However, Alake Ademola II later pleaded with Alaafin Adeyemi 11 to allow Prince Lamidi to return to Oyo because the harsh conditions in exile had truncated his education. Yet, while Lamidi’s elder brother, Prince Tiamiyu Adebayo, who usually visited the Alake, brought him back to Oyo, Alaafin Adeyemi 11 had harsh words for him. He did not allow Lamidi to stay in the palace. After staying in Adebayo’s house for four months, his father sent him to Lagos to live with his friend, Sir Kofo Abayomi, a distinguished medical doctor and former President of Nigerian Youth Movement (NYM). That was in 1949.

In Lagos, he began primary school afresh at Boys’ Model School, Obalende, founded by Domingo, father of musician Abayomi Domingo. He completed his primary education at Tinubu Methodist School in 1954. Although he passed entrance examinations to Igbobi College, Yaba, and St. Gregiry8College, he opted for the latter because it was closed to Keffi Street, where Dr Abayomi was living. He wrote to his father that he wanted to leave Abayomi’s house because he was no longer enjoying there. His father disagreed, saying that “you have to endure because your stay there is not meant to be enjoyable.”

Later, Alaafin Adeyemi II, a supporter of the National Council of Nigerian Citizens (NCNC), ran into turbulence. He was cut in the web of politics and deposed by the Action Group (AG) government of Premier Obafemi Awolowo. He also lost his seat at the Oyo Divisional Council and Oyo Southern District Council. He went on exile. The Alaafin never survived the tribulation. He died in 1960, unable to regain his throne. Although Prince Lamidi was preparing to go to London to study law, the plan was truncated by the death of his father. He was succeeded by Oba Ladigbolu. Prince Lamidi’s next point of call was the British Royal Exchange Assurance from 1960 to 1968.

In the book titled: ‘The Alaafin of Oyo, Oba,Lamidi Olayiwola Adeyemi 111: His Life History and His Philosophy,” written by Kola Owolabi and Sayo Alagbe, there is a full account of Alaafin’s bid for the throne, his selection and enthronement. Fortune smiled on him as the Oyomesi decided to correct what happened to his father. But, some forces in government wanted to create obstacles on his path. The powerful forces tried to influence the appointment of Prince Sanda Ladepo as Alaafin. The duty of selection was transferred from the Oyomesi to Babayaji, who was mandated to submit all applications to the Basorun. When the Babayaji submitted the list, only Oladepo’s name was found. The people of Oyo rejected the process.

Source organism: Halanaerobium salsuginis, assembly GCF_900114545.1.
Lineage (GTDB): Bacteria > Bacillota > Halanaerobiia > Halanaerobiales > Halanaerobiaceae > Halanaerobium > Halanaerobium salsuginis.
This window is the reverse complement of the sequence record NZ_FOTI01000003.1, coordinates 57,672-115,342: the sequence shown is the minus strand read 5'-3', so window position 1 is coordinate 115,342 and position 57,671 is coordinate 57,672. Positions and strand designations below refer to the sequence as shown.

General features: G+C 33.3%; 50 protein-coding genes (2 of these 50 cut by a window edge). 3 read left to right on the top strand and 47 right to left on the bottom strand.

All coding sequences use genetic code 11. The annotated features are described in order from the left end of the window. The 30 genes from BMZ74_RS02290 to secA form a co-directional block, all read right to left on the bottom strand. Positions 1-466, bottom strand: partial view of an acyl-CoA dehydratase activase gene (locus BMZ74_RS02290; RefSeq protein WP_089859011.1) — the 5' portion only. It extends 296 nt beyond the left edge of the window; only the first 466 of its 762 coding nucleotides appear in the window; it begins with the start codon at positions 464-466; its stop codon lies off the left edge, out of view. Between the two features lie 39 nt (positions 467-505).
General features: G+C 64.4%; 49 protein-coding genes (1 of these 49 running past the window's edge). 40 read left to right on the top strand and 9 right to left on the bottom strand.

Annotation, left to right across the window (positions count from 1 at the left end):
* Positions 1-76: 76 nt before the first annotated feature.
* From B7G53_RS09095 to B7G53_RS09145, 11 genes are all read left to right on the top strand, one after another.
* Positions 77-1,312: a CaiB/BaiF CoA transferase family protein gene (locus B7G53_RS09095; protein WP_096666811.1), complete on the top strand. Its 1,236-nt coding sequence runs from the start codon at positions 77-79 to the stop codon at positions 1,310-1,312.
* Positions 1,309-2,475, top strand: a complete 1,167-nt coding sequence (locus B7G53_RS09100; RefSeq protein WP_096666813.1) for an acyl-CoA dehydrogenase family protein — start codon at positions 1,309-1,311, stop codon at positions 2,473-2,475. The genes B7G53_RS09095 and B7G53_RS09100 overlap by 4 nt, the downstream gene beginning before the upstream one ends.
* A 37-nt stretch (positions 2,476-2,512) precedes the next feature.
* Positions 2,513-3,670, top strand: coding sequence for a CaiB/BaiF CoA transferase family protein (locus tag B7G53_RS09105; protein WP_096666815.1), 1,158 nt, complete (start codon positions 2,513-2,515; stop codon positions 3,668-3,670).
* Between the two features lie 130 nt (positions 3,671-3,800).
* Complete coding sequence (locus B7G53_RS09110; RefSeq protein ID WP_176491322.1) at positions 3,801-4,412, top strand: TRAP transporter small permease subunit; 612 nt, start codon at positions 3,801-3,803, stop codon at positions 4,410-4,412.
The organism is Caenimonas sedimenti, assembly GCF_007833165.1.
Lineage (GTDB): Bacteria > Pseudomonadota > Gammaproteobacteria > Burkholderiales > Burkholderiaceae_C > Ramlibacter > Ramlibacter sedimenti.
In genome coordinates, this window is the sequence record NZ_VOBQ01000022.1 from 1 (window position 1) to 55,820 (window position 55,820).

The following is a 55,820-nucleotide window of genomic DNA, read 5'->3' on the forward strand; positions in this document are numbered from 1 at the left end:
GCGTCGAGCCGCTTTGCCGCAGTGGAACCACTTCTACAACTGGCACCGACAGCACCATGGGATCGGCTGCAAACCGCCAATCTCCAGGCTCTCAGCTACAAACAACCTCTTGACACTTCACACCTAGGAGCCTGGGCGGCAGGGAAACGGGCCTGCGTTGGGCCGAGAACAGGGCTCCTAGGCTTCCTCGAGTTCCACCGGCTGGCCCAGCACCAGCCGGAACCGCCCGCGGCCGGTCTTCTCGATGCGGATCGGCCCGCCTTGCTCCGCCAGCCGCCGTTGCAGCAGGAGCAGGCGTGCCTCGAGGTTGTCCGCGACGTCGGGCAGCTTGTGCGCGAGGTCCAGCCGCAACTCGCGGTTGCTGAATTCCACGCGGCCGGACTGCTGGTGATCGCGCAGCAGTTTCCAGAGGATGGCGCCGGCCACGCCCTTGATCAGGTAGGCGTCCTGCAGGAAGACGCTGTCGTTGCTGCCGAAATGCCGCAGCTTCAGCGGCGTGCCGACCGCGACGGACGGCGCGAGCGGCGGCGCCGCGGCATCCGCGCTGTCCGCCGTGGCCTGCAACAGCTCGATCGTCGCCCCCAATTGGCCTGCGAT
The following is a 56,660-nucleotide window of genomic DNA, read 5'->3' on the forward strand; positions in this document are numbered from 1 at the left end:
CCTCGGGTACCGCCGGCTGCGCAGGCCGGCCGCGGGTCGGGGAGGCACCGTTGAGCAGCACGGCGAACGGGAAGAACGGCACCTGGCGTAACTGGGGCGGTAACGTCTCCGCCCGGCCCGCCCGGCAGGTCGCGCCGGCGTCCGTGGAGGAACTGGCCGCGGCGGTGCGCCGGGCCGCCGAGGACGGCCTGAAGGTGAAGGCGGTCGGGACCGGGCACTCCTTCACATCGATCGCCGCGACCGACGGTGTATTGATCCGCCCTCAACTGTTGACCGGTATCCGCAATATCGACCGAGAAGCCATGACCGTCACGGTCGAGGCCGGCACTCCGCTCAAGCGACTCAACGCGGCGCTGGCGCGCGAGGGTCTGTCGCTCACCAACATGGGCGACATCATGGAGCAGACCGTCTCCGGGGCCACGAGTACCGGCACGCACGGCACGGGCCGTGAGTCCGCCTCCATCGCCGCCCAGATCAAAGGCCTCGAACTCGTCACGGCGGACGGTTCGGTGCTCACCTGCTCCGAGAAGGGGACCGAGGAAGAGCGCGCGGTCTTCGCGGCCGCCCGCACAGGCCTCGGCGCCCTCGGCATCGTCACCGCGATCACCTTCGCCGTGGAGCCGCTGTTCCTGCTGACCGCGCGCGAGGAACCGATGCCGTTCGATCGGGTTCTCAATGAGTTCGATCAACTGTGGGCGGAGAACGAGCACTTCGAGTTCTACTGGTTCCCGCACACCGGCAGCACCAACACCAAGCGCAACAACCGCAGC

Following the protests, the military governor of Western Region, Col. Adeyinka Adebayo, set up the Magistrate Obileye Panel of Inquiry. Eminent lawyer, Chief Abiodun Akerele, represented Prince Lamidi at the commission. When the obaship suit shifted to the court, Lamidi was represented by Chief Rotimi Williams. He triumphed. A new process of selection was ordered. The interview was rigorous. A large crowd accompanied the man of destiny to the Basorun’s compound, venue of the interview. On getting there, he prostrated to all the elders and contestants who were older than him. Lamidi demonstrated a deep knowledge of Oyo history and way of life. He dazed the traditional panellists when he chanted the cognomen of previous Alaafins, his illustrious forebears. Ladepo was nominated by his father, a Mogaji. The Oyomesi overruled him. When Lamidi was nominated, there was a thunderous applause. The whole house seconded it. The coast was clear. The elders tested him by asking how he will relate with other contenders, if he was chosen. He promised to embrace them and carry them along in township administration.

History was made in Oyo on November 18, 1970 when Oba Adeyemi 111 was installed. He came from the lineage of Alowolodu. At the Durbar Stadium, Oyo, he was presented with the staff of office by Governor Adebayo.

Oba Adeyemi presided over a peaceful town throughout his time on the throne. But, he was locked in conflict with his Asipa, Chief Amuda Olorunkosebi, over the choice of Chief Moshood Kasimaawo Abiola, as the Aare Ona Kankanfo, in succession to the assassinated Premier Samuel Akintola, who was installed by Oba Ladigbolu. It led to litigation. While Chief Afe Babalola SAN represented the Alaafin, Chief Ajibola Lagunju represented Olorunkosebi.

The crisis between him and Ooni of Ife over the chairmanship of the old Oyo State Council of Obas could only be resolved, following the carving of Osun State from Oyo State. Both became permanent chairmen of Councils of Obas in their respective states. Oba Adeyemi also had a miniature feud with the Soun over age-long argument over superiority. He said when his forefathers were in the saddle, Soun of yore were Baale. It was re-echoed by the late Chief Bola Ige, who once recalled that both Soun and Olubadan were Baales upgraded by Military Governor David Jemibewo to the status of obas. It cost him his Ibadan title, the Aare Alasa. But, the crisis between Alaafin and Soun later fizzled out with the passage of time.

There was never a time the deceased Alaafin was out of the show. A socialite and great mixer, he built bridges of understanding across tribes. He was vice chairman of the National Traditional Rulers Council. Oba Adeyemi was Chancellor of universities of Sokoto and Maiduguri. A lady’s delight, he had 13 wives. He was survived by many children.